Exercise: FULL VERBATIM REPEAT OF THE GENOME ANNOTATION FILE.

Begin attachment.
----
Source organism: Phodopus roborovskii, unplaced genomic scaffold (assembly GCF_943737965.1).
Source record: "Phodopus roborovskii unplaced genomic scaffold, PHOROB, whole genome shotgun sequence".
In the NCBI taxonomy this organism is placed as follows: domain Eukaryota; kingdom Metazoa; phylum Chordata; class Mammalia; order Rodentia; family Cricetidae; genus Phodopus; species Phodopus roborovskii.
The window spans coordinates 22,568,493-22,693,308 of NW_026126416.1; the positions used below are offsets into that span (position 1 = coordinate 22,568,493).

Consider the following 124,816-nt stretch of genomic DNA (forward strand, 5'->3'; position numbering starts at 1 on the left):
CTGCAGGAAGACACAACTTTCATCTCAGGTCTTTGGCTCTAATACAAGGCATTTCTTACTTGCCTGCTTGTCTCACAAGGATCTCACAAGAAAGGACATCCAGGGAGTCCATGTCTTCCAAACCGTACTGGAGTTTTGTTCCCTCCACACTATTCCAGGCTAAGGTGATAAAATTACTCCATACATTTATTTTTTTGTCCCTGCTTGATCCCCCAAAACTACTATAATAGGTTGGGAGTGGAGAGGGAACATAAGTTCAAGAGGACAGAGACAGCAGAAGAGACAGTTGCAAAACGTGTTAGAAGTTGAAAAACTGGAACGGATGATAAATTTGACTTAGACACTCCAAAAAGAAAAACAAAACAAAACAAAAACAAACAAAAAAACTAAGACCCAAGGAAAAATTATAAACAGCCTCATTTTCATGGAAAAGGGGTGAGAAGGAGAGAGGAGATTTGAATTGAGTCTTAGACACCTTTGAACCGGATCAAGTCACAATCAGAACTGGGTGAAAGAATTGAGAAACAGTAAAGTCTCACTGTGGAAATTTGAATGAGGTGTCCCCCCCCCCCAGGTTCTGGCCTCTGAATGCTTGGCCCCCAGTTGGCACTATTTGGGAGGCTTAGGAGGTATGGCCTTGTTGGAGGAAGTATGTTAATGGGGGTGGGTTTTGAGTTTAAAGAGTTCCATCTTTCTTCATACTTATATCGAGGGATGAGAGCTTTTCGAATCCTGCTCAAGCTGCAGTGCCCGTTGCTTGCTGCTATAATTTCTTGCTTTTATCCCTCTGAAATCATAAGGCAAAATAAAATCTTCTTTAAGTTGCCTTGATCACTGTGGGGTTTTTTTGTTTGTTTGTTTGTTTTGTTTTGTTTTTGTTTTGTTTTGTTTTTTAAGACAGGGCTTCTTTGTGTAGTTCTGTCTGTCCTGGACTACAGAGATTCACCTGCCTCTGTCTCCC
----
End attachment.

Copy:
Source organism: Phodopus roborovskii, unplaced genomic scaffold (assembly GCF_943737965.1).
Source record: "Phodopus roborovskii unplaced genomic scaffold, PHOROB, whole genome shotgun sequence".
In the NCBI taxonomy this organism is placed as follows: domain Eukaryota; kingdom Metazoa; phylum Chordata; class Mammalia; order Rodentia; family Cricetidae; genus Phodopus; species Phodopus roborovskii.
The window spans coordinates 22,568,493-22,693,308 of NW_026126416.1; the positions used below are offsets into that span (position 1 = coordinate 22,568,493).

Consider the following 124,816-nt stretch of genomic DNA (forward strand, 5'->3'; position numbering starts at 1 on the left):
CTGCAGGAAGACACAACTTTCATCTCAGGTCTTTGGCTCTAATACAAGGCATTTCTTACTTGCCTGCTTGTCTCACAAGGATCTCACAAGAAAGGACATCCAGGGAGTCCATGTCTTCCAAACCGTACTGGAGTTTTGTTCCCTCCACACTATTCCAGGCTAAGGTGATAAAATTACTCCATACATTTATTTTTTTGTCCCTGCTTGATCCCCCAAAACTACTATAATAGGTTGGGAGTGGAGAGGGAACATAAGTTCAAGAGGACAGAGACAGCAGAAGAGACAGTTGCAAAACGTGTTAGAAGTTGAAAAACTGGAACGGATGATAAATTTGACTTAGACACTCCAAAAAGAAAAACAAAACAAAACAAAAACAAACAAAAAAACTAAGACCCAAGGAAAAATTATAAACAGCCTCATTTTCATGGAAAAGGGGTGAGAAGGAGAGAGGAGATTTGAATTGAGTCTTAGACACCTTTGAACCGGATCAAGTCACAATCAGAACTGGGTGAAAGAATTGAGAAACAGTAAAGTCTCACTGTGGAAATTTGAATGAGGTGTCCCCCCCCCCCAGGTTCTGGCCTCTGAATGCTTGGCCCCCAGTTGGCACTATTTGGGAGGCTTAGGAGGTATGGCCTTGTTGGAGGAAGTATGTTAATGGGGGTGGGTTTTGAGTTTAAAGAGTTCCATCTTTCTTCATACTTATATCGAGGGATGAGAGCTTTTCGAATCCTGCTCAAGCTGCAGTGCCCGTTGCTTGCTGCTATAATTTCTTGCTTTTATCCCTCTGAAATCATAAGGCAAAATAAAATCTTCTTTAAGTTGCCTTGATCACTGTGGGGTTTTTTTGTTTGTTTGTTTGTTTTGTTTTGTTTTTGTTTTGTTTTGTTTTTTAAGACAGGGCTTCTTTGTGTAGTTCTGTCTGTCCTGGACTACAGAGATTCACCTGCCTCTGTCTCCC